Plots near the national highways and in technology corridors such as electronic city, the jump in guidance value will be as high as 50%. The government has tried to align guidance value with the market value to the extent possible, Revenue Minister Krishna Byre Gowda told a media conference.
The government had not revised the guidance value for the past five years though the law mandates annual revision, the minister said. As a result, landowners and farmers have suffered injustice while selling their plots, the minister said. If anyone feels aggrieved by the revised rates, he or she could file objections before the government, he added.
The government will roll out the revised guidance value first in Bengaluru and later in districts in phases, the minister said.
Bengaluru accounts for a lion’s share of the state’s property market in terms of valuation. The government is hoping to mop up Rs 2000 crore in additional revenues from the revised rates.
The government had last changed the guidance value on January 1, 2019, and the government did not visit the subject later due to Covid-19 pandemic when property valuations plummeted in many places.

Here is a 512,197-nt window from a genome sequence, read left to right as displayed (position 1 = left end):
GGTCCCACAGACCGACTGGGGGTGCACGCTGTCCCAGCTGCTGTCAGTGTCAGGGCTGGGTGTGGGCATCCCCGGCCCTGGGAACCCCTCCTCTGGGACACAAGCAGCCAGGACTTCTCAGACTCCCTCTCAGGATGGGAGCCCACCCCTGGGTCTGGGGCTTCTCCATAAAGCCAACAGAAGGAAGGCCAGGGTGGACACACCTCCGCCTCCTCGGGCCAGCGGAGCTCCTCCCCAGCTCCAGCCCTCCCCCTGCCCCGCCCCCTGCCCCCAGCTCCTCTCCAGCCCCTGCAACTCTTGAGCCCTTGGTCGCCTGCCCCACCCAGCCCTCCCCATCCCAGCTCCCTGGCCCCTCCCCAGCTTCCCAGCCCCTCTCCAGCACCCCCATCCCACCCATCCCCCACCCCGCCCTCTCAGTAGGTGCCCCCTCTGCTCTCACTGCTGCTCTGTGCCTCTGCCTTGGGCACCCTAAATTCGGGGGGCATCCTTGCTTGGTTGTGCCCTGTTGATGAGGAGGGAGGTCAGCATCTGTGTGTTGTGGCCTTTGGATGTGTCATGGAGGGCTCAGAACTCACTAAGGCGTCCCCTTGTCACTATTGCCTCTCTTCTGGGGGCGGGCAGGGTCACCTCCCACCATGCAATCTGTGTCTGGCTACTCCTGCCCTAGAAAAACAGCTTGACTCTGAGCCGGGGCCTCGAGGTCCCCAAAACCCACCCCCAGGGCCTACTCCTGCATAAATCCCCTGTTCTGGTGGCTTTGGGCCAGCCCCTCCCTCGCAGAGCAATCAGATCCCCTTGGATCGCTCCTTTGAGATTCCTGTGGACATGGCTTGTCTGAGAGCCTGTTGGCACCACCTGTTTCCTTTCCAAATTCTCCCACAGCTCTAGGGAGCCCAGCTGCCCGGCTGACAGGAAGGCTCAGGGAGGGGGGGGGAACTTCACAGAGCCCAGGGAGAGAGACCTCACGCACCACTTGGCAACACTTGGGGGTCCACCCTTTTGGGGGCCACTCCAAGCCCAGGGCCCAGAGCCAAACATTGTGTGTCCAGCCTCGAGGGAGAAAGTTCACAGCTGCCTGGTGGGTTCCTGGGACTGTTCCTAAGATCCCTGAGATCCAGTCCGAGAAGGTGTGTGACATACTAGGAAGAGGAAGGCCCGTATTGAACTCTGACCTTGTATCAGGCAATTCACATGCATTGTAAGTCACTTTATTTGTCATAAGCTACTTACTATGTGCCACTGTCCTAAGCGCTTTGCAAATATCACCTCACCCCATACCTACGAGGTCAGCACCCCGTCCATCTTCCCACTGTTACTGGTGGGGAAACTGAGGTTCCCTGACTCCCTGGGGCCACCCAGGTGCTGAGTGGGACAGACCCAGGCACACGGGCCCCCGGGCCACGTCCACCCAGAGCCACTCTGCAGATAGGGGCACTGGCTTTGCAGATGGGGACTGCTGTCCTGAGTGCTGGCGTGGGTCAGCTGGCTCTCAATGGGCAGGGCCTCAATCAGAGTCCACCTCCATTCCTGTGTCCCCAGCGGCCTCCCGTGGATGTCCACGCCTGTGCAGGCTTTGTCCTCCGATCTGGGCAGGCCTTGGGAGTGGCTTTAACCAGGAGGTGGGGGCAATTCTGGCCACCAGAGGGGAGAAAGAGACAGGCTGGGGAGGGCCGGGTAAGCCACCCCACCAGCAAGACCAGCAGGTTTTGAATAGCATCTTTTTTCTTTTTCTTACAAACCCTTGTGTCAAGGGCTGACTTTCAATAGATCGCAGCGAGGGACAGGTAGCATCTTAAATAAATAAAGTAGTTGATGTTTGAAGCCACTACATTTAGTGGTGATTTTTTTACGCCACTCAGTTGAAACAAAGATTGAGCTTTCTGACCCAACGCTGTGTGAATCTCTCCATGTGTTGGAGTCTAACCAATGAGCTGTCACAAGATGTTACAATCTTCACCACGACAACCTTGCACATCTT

Chief Minister Siddaramaiah had, in his July budget, announced that there had been many changes in immovable properties in recent years that have led to anomalies in the guidance value of properties. The government would revise the guidance value to rectify the anomalies, Siddaramaiah had said, while fixing the revenue target for the stamps and registration department at Rs 25,000 crore for the year 2023-24.
Karnataka introduced the guidance value system in the 1990s to plug leaks in stamp duties through under-reporting of the value of transactions.
The government is tapping all possible revenue sources as the ruling Congress party’s five big-ticket election promises are estimated to cost about Rs 52,000 crore annually.